When India made its first computer

Tata Institute of Fundamental Research (TIFR) had a pivotal role in shaping India’s computer-tech capability, as early as the 1960s. An extract from ‘Against All Odds: The IT Story of India’ by Kris Gopalakrishnan, N. Dayasindhu and Krishnan Narayanan

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Opportunity Missed: Core-memory Manufacturing

The TIFRAC and the CDC 3600 used ferrite core memory. Though the ferrite cores for the TIFRAC were imported from the UK, the memory system was built in-house by the TIFR team. As P.V.S. Rao wrote, ‘The team actually strung the memory matrix together, designed the special Plexiglass frames, and threaded the hair-thin enamelled wires through sub-millimetre magnetic ring cores—80,000 of them. Each core carried 4 wires! It was a combination of careful design, engineering skill, and dexterity of this team that accomplished this challenging task.’

Incidentally, J. Schemy, manager of the far east operations of CDC, made a proposal in 1965 for setting up a core stringing operation in India. It proposed a 50:50 venture with an Indian partner, with CDC absorbing all the production of core memory from this factory. The proposal also mentioned that the foreign exchange earnings from this operation could be used to import CDC computers for sale in India.

It appeared that this proposal went into cold storage. Bhabha was also considering an Indian semiconductor manufacturing facility, which again did not take off at the time. Indians even today bemoan the fact that while we are globally renowned for software and allied services, we have not made any meaningful contribution in hardware manufacturing. Did we miss an opportunity in the 1960s? Imagine what would have happened if India had then become a hub for computer memory production and had kept pace with technological changes over the years. One of the reasons for India not catching this wave could be the untimely and tragic death of Bhabha in an air crash in 1966. India lost a technocrat leader who could persuade the government to make big technology bets in multiple domains.

After the installation of the CDC 3600 computer, TIFR became India’s National Computation Centre. Going by TIFR reports, the CDC 3600 operated on a 24/7 basis, and the up-time of this computer system was over 98 per cent in the years from 1965 to 1970. During the first year, users were provided free access to the CDC 3600 computer. The only demand on the users was that they wrote and debugged their own programs. To help users, the TIFR staff programmers conducted many short courses on programming.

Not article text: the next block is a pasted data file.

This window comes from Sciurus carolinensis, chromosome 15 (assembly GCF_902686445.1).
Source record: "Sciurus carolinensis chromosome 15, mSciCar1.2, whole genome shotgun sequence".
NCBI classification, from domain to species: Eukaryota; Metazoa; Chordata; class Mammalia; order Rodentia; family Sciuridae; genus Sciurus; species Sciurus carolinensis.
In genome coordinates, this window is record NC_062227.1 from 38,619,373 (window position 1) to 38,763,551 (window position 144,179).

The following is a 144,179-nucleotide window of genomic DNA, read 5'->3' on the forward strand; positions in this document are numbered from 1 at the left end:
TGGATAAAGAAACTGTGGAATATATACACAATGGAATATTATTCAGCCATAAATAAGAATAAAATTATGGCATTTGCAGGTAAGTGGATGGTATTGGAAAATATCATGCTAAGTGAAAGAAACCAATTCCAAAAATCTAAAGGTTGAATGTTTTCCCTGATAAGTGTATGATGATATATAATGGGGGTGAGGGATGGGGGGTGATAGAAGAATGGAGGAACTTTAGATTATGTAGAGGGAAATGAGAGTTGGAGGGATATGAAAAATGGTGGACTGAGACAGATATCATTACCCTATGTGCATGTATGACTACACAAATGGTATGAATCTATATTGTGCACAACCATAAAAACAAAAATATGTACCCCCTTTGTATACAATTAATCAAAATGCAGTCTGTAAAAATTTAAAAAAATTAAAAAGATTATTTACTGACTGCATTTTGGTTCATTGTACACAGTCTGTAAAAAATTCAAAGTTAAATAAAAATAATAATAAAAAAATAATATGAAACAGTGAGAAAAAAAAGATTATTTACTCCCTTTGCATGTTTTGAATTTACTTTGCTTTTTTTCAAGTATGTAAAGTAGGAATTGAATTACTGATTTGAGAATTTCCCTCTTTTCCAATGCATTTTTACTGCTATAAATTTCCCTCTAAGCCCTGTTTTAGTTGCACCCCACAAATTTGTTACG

The CDC 3600 spawned Indian research and consultancy in computer applications. Some of the interesting software research projects included a time-sharing operating system, computer animation for generating dynamic visual displays, a flexible speech synthesis based on a phonetic alphabet, optimized bus scheduling for Brihanmumbai Electricity Supply and Transport (BEST), an optimal electricity distribution system for Mumbai, and simulation and optimization of multistage satellite launch vehicles. In terms of basic research in computer science, there were projects on the formal theory of computation, modelling language and numerical analysis. There was applied hardware research too. For instance, a visual display console with a light pen useful for computer-aided design was designed to be used with the CDC 3600.

The CDC 3600 was used not only by TIFR scientists but by over 100 institutions across India. This was truly a national computing facility in India. For F.C. Kohli, the legendary head of Tata Consultancy Services for about three decades, the CDC 3600 in TIFR was among his first encounters with a state-of-the-art computer. It left a deep impact on him in terms of what a computer could do. Recollecting his experiences from the mid-1960s, when he was at Tata Electric, he said, ‘Then came the installation of the CDC 3600 at TIFR. And we discussed with them (TIFR). They said we will allow you about 20 per cent or 30 per cent of the time for Tata Electric Company. Of course, we didn’t need that much time. But we did train up people in programming at Tata Electric Company.’

Genesis of an Indian Policy on Computers: Bhabha Committee, Sarabhai Committee and Creation of the Department of Electronics